The Wall Street Journal reported yesterday that Southwest Airlines continues to tweak their strategy, which has been so successful them for several decades. For instance, Southwest has now decided to begin providing service from both New York's LaGuardia Airport and Boston's Logan Airport. Traditionally, Southwest avoided these types of crowded and busy major airports in northern cities susceptible to frequent weather delays. As a result, Southwest Airlines has always managed to turn around their planes in a remarkably short period of time, working from smaller regional airports such as Providence and Manchester. Southwest achieved a very good record of on-time arrivals and departures as a result. Moreover, the company kept its planes flying more hours per day because of those fast turnaround times, leading to higher productivity and increased profits.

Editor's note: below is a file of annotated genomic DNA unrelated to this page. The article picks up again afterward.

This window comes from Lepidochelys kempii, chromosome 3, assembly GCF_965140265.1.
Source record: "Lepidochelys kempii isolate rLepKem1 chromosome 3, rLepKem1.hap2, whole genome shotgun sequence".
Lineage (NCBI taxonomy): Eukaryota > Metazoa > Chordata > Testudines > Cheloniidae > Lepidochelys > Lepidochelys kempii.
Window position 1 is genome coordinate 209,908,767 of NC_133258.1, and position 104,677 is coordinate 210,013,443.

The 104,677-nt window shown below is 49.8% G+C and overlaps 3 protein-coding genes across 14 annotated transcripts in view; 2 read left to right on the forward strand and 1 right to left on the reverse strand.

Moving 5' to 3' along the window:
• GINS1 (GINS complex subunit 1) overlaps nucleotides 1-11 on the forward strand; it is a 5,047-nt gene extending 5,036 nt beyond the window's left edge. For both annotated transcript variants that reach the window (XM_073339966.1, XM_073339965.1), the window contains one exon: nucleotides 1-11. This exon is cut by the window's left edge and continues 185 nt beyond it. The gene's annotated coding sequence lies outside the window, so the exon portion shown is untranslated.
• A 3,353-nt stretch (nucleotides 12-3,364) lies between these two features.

As a strategy professor, Southwest offers a model to be admired, because they have created such a well-integrated system of activities. Everything they do works to deliver speed and low costs. They do not exhibit any inconsistencies in their strategy. Now, however, these tweaks to the model may weaken the operating model. Will they be able to keep costs as low, turn around planes as quickly, and maintain their record of on-time arrivals and departures, when operating out of such busy, crowded airports?
Southwest has a remarkable string of 36 straight years of profitable operations - a record unmatched in the airline industry. They have chosen to tweak the model to deal with the economic upheaval, and to find new sources of growth. However, they may risk weakening the strategic focus and clarity that have been at the root of their success.